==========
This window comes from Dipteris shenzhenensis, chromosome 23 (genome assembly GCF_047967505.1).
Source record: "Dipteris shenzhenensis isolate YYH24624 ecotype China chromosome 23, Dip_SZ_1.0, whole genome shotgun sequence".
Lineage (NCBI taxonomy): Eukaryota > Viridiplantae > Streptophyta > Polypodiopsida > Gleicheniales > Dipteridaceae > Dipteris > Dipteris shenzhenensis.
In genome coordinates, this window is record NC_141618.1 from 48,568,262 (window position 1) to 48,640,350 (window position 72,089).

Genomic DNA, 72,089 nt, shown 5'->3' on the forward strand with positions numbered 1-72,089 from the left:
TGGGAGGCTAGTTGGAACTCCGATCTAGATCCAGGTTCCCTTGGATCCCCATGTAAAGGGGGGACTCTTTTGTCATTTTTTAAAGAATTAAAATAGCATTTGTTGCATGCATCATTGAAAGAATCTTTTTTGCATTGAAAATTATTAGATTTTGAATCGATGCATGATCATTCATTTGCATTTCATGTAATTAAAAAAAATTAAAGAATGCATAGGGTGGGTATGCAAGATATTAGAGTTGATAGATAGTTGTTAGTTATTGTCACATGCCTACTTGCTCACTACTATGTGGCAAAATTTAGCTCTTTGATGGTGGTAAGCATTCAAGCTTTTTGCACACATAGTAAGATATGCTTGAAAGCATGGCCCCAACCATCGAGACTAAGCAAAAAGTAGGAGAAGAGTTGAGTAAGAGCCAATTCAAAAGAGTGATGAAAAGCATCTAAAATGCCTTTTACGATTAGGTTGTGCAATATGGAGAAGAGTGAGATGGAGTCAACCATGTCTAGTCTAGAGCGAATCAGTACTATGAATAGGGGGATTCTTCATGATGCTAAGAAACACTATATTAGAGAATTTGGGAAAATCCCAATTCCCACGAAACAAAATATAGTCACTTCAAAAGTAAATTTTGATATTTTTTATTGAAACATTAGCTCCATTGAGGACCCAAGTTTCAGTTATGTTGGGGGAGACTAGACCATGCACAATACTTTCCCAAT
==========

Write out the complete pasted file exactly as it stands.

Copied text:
This window comes from Dipteris shenzhenensis, chromosome 23 (genome assembly GCF_047967505.1).
Source record: "Dipteris shenzhenensis isolate YYH24624 ecotype China chromosome 23, Dip_SZ_1.0, whole genome shotgun sequence".
Lineage (NCBI taxonomy): Eukaryota > Viridiplantae > Streptophyta > Polypodiopsida > Gleicheniales > Dipteridaceae > Dipteris > Dipteris shenzhenensis.
In genome coordinates, this window is record NC_141618.1 from 48,568,262 (window position 1) to 48,640,350 (window position 72,089).

Genomic DNA, 72,089 nt, shown 5'->3' on the forward strand with positions numbered 1-72,089 from the left:
TGGGAGGCTAGTTGGAACTCCGATCTAGATCCAGGTTCCCTTGGATCCCCATGTAAAGGGGGGACTCTTTTGTCATTTTTTAAAGAATTAAAATAGCATTTGTTGCATGCATCATTGAAAGAATCTTTTTTGCATTGAAAATTATTAGATTTTGAATCGATGCATGATCATTCATTTGCATTTCATGTAATTAAAAAAAATTAAAGAATGCATAGGGTGGGTATGCAAGATATTAGAGTTGATAGATAGTTGTTAGTTATTGTCACATGCCTACTTGCTCACTACTATGTGGCAAAATTTAGCTCTTTGATGGTGGTAAGCATTCAAGCTTTTTGCACACATAGTAAGATATGCTTGAAAGCATGGCCCCAACCATCGAGACTAAGCAAAAAGTAGGAGAAGAGTTGAGTAAGAGCCAATTCAAAAGAGTGATGAAAAGCATCTAAAATGCCTTTTACGATTAGGTTGTGCAATATGGAGAAGAGTGAGATGGAGTCAACCATGTCTAGTCTAGAGCGAATCAGTACTATGAATAGGGGGATTCTTCATGATGCTAAGAAACACTATATTAGAGAATTTGGGAAAATCCCAATTCCCACGAAACAAAATATAGTCACTTCAAAAGTAAATTTTGATATTTTTTATTGAAACATTAGCTCCATTGAGGACCCAAGTTTCAGTTATGTTGGGGGAGACTAGACCATGCACAATACTTTCCCAAT